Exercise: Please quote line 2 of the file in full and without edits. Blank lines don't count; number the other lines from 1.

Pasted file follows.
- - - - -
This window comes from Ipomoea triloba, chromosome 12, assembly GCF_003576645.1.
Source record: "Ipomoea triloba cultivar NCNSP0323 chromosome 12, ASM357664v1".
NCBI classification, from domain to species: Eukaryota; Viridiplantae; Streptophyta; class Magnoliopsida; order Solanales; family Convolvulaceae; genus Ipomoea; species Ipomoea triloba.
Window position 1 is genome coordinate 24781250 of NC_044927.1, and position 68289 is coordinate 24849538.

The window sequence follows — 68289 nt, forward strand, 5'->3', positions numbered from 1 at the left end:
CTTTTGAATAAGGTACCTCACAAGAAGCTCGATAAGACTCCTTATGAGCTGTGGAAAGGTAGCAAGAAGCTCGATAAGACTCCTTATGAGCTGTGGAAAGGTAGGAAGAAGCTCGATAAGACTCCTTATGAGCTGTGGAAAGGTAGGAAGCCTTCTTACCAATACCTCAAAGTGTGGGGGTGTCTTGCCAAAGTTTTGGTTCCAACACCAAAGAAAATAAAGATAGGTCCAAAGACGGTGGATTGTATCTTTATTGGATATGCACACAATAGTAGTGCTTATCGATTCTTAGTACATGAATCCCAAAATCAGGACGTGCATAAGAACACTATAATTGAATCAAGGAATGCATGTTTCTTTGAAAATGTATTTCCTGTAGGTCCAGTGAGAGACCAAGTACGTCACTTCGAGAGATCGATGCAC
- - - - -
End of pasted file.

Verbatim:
Source record: "Ipomoea triloba cultivar NCNSP0323 chromosome 12, ASM357664v1".